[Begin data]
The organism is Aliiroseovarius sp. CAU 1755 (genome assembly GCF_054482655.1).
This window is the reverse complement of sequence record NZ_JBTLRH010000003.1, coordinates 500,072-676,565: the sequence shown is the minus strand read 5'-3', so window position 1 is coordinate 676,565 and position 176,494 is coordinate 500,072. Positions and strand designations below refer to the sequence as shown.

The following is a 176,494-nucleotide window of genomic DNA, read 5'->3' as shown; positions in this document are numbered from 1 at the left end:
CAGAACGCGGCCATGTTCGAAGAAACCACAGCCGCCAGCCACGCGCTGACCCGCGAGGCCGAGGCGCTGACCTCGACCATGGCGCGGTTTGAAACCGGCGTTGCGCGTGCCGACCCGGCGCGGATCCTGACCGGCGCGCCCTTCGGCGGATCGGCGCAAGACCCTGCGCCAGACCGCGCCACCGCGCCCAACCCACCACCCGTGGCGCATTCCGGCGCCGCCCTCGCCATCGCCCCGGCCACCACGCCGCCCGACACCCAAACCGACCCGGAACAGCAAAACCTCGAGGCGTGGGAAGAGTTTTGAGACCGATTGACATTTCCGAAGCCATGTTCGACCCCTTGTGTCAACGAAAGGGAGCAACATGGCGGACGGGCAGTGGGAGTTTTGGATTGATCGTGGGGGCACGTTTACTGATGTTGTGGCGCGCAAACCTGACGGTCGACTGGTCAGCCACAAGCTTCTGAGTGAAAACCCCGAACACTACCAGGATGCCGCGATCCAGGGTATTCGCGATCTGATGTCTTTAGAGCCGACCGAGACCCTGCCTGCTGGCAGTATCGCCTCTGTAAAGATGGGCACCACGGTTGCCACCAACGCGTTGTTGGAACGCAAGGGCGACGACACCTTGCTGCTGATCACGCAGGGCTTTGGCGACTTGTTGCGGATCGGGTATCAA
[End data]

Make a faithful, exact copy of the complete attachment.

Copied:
The organism is Aliiroseovarius sp. CAU 1755 (genome assembly GCF_054482655.1).
This window is the reverse complement of sequence record NZ_JBTLRH010000003.1, coordinates 500,072-676,565: the sequence shown is the minus strand read 5'-3', so window position 1 is coordinate 676,565 and position 176,494 is coordinate 500,072. Positions and strand designations below refer to the sequence as shown.

The following is a 176,494-nucleotide window of genomic DNA, read 5'->3' as shown; positions in this document are numbered from 1 at the left end:
CAGAACGCGGCCATGTTCGAAGAAACCACAGCCGCCAGCCACGCGCTGACCCGCGAGGCCGAGGCGCTGACCTCGACCATGGCGCGGTTTGAAACCGGCGTTGCGCGTGCCGACCCGGCGCGGATCCTGACCGGCGCGCCCTTCGGCGGATCGGCGCAAGACCCTGCGCCAGACCGCGCCACCGCGCCCAACCCACCACCCGTGGCGCATTCCGGCGCCGCCCTCGCCATCGCCCCGGCCACCACGCCGCCCGACACCCAAACCGACCCGGAACAGCAAAACCTCGAGGCGTGGGAAGAGTTTTGAGACCGATTGACATTTCCGAAGCCATGTTCGACCCCTTGTGTCAACGAAAGGGAGCAACATGGCGGACGGGCAGTGGGAGTTTTGGATTGATCGTGGGGGCACGTTTACTGATGTTGTGGCGCGCAAACCTGACGGTCGACTGGTCAGCCACAAGCTTCTGAGTGAAAACCCCGAACACTACCAGGATGCCGCGATCCAGGGTATTCGCGATCTGATGTCTTTAGAGCCGACCGAGACCCTGCCTGCTGGCAGTATCGCCTCTGTAAAGATGGGCACCACGGTTGCCACCAACGCGTTGTTGGAACGCAAGGGCGACGACACCTTGCTGCTGATCACGCAGGGCTTTGGCGACTTGTTGCGGATCGGGTATCAA